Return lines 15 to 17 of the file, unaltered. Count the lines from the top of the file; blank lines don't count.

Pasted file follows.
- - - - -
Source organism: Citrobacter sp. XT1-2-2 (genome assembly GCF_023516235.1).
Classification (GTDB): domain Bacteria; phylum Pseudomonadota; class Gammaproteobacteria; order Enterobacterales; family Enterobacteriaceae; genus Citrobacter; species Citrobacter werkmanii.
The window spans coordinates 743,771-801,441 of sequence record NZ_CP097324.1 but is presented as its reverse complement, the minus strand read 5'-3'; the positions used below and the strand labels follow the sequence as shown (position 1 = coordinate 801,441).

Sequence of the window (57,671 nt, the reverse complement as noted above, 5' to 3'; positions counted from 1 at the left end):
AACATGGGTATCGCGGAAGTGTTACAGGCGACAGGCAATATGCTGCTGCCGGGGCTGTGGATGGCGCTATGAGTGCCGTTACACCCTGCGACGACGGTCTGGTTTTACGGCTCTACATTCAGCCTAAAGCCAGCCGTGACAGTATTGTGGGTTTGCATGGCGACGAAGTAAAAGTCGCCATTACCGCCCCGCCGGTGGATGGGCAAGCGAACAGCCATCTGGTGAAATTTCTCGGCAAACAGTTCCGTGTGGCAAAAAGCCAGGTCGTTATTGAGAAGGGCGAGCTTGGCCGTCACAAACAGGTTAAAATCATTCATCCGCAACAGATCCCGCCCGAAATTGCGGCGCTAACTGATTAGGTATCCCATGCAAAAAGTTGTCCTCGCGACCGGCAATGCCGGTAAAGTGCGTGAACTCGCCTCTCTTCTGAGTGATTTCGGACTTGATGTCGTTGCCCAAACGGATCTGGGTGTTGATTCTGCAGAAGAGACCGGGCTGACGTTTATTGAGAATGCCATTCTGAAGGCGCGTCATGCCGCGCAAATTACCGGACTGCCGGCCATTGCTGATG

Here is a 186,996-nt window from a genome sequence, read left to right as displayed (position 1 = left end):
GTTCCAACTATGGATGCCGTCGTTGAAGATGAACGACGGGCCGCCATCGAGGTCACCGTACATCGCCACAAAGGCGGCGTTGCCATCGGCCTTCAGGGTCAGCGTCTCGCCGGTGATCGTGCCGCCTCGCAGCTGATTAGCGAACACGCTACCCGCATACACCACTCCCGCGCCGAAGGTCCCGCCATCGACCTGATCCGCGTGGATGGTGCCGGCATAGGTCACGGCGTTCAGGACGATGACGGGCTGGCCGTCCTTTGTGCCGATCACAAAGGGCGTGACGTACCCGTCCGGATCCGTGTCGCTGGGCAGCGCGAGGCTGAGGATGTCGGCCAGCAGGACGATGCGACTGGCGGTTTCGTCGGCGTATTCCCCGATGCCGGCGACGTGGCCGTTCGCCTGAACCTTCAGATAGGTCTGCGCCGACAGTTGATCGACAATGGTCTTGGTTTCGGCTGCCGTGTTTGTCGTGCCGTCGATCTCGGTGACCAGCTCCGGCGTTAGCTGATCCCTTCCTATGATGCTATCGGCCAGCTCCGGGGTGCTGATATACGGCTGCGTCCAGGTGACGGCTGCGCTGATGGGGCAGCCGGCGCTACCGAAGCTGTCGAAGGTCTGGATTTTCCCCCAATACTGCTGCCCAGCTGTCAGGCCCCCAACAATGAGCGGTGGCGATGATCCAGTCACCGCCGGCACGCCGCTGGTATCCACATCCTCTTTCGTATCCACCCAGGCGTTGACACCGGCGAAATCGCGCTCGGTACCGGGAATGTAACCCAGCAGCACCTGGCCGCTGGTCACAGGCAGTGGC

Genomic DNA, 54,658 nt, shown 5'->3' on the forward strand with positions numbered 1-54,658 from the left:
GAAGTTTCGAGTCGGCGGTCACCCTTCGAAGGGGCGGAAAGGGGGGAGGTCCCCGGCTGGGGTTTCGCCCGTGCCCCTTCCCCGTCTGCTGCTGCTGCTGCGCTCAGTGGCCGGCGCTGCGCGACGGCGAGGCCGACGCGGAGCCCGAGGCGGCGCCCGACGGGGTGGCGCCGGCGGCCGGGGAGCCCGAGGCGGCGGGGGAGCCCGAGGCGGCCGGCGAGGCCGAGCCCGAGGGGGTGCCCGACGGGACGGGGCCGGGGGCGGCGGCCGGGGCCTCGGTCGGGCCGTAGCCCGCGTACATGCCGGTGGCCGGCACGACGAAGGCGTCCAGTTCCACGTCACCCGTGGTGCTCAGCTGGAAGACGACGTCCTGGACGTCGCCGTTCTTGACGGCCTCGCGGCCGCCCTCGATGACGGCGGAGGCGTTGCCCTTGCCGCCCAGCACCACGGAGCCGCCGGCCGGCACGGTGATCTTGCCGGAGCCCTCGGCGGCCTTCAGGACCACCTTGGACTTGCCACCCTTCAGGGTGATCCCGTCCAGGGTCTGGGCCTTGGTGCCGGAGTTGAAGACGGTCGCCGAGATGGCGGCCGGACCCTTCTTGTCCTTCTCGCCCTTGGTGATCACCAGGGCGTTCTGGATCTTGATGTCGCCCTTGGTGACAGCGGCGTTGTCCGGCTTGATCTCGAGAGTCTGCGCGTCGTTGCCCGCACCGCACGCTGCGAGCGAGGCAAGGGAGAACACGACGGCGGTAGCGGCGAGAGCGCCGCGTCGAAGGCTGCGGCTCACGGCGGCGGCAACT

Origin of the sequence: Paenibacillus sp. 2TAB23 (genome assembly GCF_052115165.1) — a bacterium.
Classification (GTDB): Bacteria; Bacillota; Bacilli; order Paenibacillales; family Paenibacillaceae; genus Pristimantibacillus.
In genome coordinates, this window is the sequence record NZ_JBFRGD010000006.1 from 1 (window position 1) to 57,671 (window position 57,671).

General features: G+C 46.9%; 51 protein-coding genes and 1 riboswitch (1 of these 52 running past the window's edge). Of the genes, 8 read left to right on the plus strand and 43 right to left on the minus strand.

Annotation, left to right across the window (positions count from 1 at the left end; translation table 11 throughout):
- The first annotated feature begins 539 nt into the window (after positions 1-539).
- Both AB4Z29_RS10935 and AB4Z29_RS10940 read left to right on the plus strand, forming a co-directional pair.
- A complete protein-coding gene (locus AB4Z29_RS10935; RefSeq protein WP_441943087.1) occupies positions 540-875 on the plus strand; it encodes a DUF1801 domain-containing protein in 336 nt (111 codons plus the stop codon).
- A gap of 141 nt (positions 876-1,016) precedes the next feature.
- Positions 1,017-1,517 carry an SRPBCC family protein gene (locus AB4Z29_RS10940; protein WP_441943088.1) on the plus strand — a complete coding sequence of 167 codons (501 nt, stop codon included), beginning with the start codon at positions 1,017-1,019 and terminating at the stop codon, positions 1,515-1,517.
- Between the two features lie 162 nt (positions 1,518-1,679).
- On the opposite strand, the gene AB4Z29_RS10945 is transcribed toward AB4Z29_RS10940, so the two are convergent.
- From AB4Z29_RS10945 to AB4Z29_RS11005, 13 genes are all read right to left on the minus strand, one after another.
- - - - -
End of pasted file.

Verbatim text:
- The first annotated feature begins 539 nt into the window (after positions 1-539).
- Both AB4Z29_RS10935 and AB4Z29_RS10940 read left to right on the plus strand, forming a co-directional pair.
- A complete protein-coding gene (locus AB4Z29_RS10935; RefSeq protein WP_441943087.1) occupies positions 540-875 on the plus strand; it encodes a DUF1801 domain-containing protein in 336 nt (111 codons plus the stop codon).